The hotel also offered a very nice breakfast buffet for an additional charge. We ate there 4 of the days because it was convenient and they had a good selection. It was at the breakfast buffet that I had my first kolach in Prague. Kolach is a little pastry made with a bread like dough and then topped with fruits or poppy seeds. The ones I had were made with a very plain dough almost like white bread dough. My grandmothers both made them only they were a little different. They made them with a richer dough with eggs and sugar. The picture below is a kolach next to a Nutella filled doughnut which Lou felt was one of the most perfect foods.

The days that followed were composed of walking around and some day trips by bus outside of the city. Blog posts will follow with details on those shortly. The picture below was as we were returning to the hotel on the last night.

The return trip the following Saturday was pretty much the reverse of the trip there. It took about 50 minutes to get back to the airport from the hotel. It took over an hour for us to check in. Our flight was delayed due to weather so they had to rebook everyone. We left Prague about 2:30pm and the flight took over 10 hours. Remember that 100 knot tail wind on the way over. Well, it becomes a head wind on the way back. Another difference on the return was it appeared every toddler in Prague was traveling to Atlanta that day. It is cute the first hour but after 10, both Lou and I were in a very Malthusian mood.

Customs in Atlanta was a treat. It is no wonder that tourism to the US is down. After having already been screened by Delta security staff in Prague before we boarded, we had to go through immigration in Atlanta, then wait for our checked baggage. We then needed to lug it over to customs only to have the guy do nothing but take our little customs form and we proceeded to load it back on a baggage carousel. By the time we got back to Milwaukee, it was 11:00pm Milwaukee time. But, we got home in one piece and had Sunday to recover a little before returning to reality on Monday.

More of this travel log to come shortly. The next post will be about beer, dumplings and a potato pancake stuffed with pork.


Pivo prosim...

Translation "Beer please..." My wife and I just got back from a week in the city of Prague. It was the land of beer, dumplings, rye bread and lots of great sites. My sister-in-law acted as tour guide since she has been over there for a few months teaching English. Over the next few days as my wife and I go through things, I hope to post more details of the trip. The picture was taken on a Sunday excursion to Vysehrad Castle and is looking back toward the city.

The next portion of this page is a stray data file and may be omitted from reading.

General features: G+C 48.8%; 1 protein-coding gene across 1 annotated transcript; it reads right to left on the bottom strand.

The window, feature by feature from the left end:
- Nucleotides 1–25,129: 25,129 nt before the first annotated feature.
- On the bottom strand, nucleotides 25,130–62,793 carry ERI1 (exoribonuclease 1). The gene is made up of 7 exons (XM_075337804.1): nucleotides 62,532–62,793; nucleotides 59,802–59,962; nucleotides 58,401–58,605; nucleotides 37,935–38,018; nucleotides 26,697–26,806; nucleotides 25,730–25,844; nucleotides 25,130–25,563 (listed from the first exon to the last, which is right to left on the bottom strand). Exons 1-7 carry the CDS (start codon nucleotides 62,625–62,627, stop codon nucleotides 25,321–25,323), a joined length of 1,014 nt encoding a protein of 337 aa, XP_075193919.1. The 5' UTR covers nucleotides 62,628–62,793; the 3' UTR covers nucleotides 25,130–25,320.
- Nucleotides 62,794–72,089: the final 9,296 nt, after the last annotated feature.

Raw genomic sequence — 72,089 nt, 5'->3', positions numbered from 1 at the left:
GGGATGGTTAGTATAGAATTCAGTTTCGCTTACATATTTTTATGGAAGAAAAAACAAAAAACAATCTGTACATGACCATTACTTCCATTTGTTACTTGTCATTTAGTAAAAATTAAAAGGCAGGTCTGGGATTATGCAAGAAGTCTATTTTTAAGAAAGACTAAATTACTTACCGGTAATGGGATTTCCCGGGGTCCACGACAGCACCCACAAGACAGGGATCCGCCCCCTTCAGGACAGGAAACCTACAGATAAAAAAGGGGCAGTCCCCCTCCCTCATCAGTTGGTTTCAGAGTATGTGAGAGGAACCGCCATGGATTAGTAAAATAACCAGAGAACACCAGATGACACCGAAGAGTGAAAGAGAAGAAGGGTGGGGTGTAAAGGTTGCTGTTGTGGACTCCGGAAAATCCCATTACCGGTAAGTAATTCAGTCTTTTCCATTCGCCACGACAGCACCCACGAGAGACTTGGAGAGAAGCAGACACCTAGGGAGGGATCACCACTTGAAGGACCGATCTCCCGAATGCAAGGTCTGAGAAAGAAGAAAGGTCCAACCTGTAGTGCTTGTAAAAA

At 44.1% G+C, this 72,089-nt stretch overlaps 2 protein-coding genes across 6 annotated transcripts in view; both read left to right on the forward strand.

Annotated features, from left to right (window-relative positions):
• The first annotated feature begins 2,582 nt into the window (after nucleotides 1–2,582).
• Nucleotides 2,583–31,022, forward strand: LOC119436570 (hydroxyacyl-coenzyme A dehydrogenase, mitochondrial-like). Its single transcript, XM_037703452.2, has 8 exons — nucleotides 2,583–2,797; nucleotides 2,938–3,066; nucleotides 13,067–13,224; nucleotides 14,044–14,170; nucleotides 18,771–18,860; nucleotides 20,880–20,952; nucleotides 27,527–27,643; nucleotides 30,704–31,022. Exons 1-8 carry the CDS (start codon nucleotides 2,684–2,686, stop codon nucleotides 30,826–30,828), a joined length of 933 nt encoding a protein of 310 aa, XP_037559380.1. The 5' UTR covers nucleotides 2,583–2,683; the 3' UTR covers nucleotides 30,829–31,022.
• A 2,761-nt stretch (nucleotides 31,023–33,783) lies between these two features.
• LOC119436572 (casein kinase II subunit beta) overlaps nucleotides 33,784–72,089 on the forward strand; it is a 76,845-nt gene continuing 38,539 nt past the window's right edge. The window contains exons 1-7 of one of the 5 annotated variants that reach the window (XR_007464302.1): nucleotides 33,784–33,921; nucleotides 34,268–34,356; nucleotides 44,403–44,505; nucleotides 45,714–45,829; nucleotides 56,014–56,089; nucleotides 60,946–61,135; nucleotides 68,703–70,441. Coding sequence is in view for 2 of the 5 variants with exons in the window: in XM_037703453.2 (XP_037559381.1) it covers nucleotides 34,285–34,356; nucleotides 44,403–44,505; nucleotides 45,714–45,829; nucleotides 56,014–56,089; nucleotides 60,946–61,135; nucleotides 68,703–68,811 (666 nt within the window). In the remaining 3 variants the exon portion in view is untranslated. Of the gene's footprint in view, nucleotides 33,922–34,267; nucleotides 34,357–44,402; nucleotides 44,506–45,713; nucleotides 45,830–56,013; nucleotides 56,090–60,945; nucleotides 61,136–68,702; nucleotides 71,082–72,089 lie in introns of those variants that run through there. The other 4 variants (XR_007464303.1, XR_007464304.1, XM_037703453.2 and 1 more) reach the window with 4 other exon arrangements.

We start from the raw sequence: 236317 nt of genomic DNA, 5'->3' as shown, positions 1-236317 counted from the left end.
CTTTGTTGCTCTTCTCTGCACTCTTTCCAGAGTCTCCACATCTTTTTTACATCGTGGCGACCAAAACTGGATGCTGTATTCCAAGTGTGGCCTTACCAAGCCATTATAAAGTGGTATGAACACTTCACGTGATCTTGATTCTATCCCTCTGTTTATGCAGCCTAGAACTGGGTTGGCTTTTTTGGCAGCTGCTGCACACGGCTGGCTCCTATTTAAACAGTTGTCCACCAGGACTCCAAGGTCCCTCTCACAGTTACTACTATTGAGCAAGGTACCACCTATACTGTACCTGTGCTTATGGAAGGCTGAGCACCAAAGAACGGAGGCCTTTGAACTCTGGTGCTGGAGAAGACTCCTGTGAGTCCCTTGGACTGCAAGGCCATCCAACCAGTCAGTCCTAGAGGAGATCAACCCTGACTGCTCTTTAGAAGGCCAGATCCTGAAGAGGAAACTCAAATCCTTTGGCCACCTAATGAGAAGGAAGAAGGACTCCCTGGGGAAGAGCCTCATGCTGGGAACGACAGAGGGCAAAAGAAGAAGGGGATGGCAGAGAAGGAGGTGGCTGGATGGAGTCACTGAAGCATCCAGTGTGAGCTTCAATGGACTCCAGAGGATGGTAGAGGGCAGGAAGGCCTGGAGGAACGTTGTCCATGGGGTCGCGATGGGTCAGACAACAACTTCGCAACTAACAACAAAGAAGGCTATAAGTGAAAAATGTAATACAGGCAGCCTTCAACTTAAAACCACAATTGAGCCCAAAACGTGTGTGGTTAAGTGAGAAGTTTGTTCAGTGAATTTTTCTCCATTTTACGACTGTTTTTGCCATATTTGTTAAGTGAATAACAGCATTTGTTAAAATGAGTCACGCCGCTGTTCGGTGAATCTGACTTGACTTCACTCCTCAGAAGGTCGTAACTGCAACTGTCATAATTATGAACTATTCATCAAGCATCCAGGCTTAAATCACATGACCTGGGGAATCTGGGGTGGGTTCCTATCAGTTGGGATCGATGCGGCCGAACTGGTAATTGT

Disclaimer - For those of you who might write/speak the Czech language, I am going to apologize in advance for not using the proper character set for some of the spellings.


Blond Fruit Cake

Last holiday season, I was looking for a fruit cake recipe and ended up with this one. I came up with it based on one in Jeffrey Steingarten's book "The Man Who Ate Everything". Originally, it had the hideous candied fruit that is common in most fruit cake but I substituted a fruit combination that works pretty well. Probably would also work with dried cherries or other fruits. I also added the brandy because everything is better with alcohol.

6 oz dried dates (quartered)
6 oz dried apricots (quartered)
6 oz dried cranberries + 2 cups water for hydration
8 oz yellow raisins
8 oz pecans (course chopped)

1/2 lb unsalted butter (room temperature)
1/2 lb granular sugar

1/2 lb all-purpose flour (sifted)
3 extra large eggs + 1 egg yoke

2 tbs orange extract
1 1/2 tsp nutmeg
1/4 cup VSOP brandy (approx)

Add the cranberries to about 2 cups of water in a microwave safe container. Microwave for about 3 minutes until the water gets hot. Let stand for about 10 minutes, drain, and then mix together with the other dried fruits and pecans in a large bowl. Set aside while you prepare the batter.

In a stand mixer, cream the butter. Add sugar and beat until fluffy. Beat in 2 of the eggs and then half of the flour. Beat in the remaining eggs and then the remaining flour, scraping the sides of the mixing bowl as needed. Beat in nutmeg and orange extract. Once uniform, add the batter to the fruit/nut mixture and combine with a spoon.

Line the bottom of loaf pans with parchment paper and then oil and flour heavily. Fill the pans to 1/4" below the rim with batter. Bake in pre-heated 300 degree oven for 45 minutes.

After 45 minutes, wrap the pans with foil leaving space above the loaf and continue baking for approximately another 45 minutes. Cake should not brown and is done when firm to the touch.

Let the cake cool in pans. When cool, remove them from pan. Before wrapping with cling wrap, spoon brandy on the top and bottom of each loaf. Wrap tightly and then refrigerate for approximately 3 weeks before slicing.

Makes two 3-1/2" by 8" loaf pans or 8 mini-loaves